For families with young children, co-participation would predominantly occur through co-engagement in active play, active transport or sport. However, there is little evidence on the prevalence of co-participation in the population as well as how it is related to objectively-measured physical activity levels. Several studies involving older children have found that parents and children participate in some physical activity together during the week [12,13,14] and that parent-child [14,15,16] or family [15, 17] co-participation in physical activity is associated with higher child physical activity levels across the week. Most research conducted with preschool aged children and their parents have focused on associations between parent/child physical activity [18,19,20] but haven’t specifically examined whether this physical activity was performed together. Additionally, nearly all studies examining co-participation have focused on the influence that parent-child co-participation has on children’s physical activity levels. Whilst this is important, understanding the role that co-participation has on parents’ physical activity is warranted, as it could assist parents, particularly mothers of young children (a group traditionally at risk of low physical activity levels [4, 21]), to meet physical activity recommendations. Given that co-participation in physical activity is greatest in families when children are in the early childhood years , the role of this behaviour may be particularly important during this period of time. Therefore, the aims of the present study were to: 1) examine the prevalence of co-participation in mother-child pairs, and 2) determine the association between co-participation and mothers’ and young children’s physical activity levels.
Mothers and children were recruited from preschools in East-Flanders, Belgium between November 2010 and January 2011 as part of a broader study. Principals from 20 preschools were contacted by telephone; all agreed for their school to take part. A letter and informed consent form was then sent home with all children. Mothers of 188 4–6 year-old children provided written consent to take part in the project (response rate: 34%). Research staff visited the preschools, fitted children with accelerometers and provided an envelope for the child to take home to their mother (containing the mothers’ accelerometer, accelerometer instruction sheet, and a questionnaire). Ethics approval for this study was obtained by the Ethics Committee of the University Hospital of Ghent (EC/2006/476).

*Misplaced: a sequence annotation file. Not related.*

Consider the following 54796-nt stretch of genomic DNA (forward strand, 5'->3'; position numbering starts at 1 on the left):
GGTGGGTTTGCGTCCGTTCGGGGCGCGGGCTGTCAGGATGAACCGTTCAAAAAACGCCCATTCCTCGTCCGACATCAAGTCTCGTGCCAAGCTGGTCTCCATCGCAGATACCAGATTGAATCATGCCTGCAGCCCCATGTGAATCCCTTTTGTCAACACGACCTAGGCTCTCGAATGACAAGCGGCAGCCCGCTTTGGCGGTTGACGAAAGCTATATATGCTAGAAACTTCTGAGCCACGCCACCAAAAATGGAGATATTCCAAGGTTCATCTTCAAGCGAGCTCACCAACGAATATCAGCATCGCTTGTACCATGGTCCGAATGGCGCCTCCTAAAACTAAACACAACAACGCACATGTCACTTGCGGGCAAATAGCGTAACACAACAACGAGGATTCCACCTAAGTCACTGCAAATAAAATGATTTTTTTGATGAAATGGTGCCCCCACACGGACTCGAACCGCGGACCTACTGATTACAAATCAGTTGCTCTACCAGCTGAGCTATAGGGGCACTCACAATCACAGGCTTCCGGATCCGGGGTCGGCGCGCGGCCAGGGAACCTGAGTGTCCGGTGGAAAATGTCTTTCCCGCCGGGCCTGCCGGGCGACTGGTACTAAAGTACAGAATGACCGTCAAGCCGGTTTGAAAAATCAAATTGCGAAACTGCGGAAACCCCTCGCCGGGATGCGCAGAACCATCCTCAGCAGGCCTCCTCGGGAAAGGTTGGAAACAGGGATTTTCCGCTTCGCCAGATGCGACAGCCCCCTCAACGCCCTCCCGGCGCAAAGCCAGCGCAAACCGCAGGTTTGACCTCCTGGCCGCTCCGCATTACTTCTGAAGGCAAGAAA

The child’s mother completed a questionnaire regarding demographic and physical activity-related co-participation behaviours. The demographic variables assessed included: child age (determined by child’s date of birth); child sex; whether the child was attending preschool full-time, maternal age (determined by mothers’ date of birth), education (low = secondary school or less; medium = vocational trade/certificate; high = university degree or higher) and BMI , number of siblings in the household (open-ended response) and language predominantly spoken at home (Dutch vs. other).
Questions assessing maternal-child co-participation were purpose-designed and included the frequency of: walking or cycling with their child in their free time (1 = never, 5 = always), playing sport with their child (1 = never, 5 = always) going to the park, playground, beach or similar with their child (1 = never; 10= >5 days per week), going to indoor recreation centre with their child (1 = never; 10= >5 days per week). It also assessed the mode of transport used for short trips (<1 km) with their child (public transport, car, walk, cycle). Due to few responses in extreme categories, those activities scored on a 5-point scale were combined into three groups: never/seldom (1–2), sometimes (3) and often/always (4–5). Activities scored on a 10-point scale were also combined into 3 groups: < once per month (1–5); 1–3 times per month (6–7); ≥ once per week (8–10). The mode of transport for short trips was dichotomized into active (walking, cycling) and inactive (car) as no participants indicated that they mainly used public transport for short trips.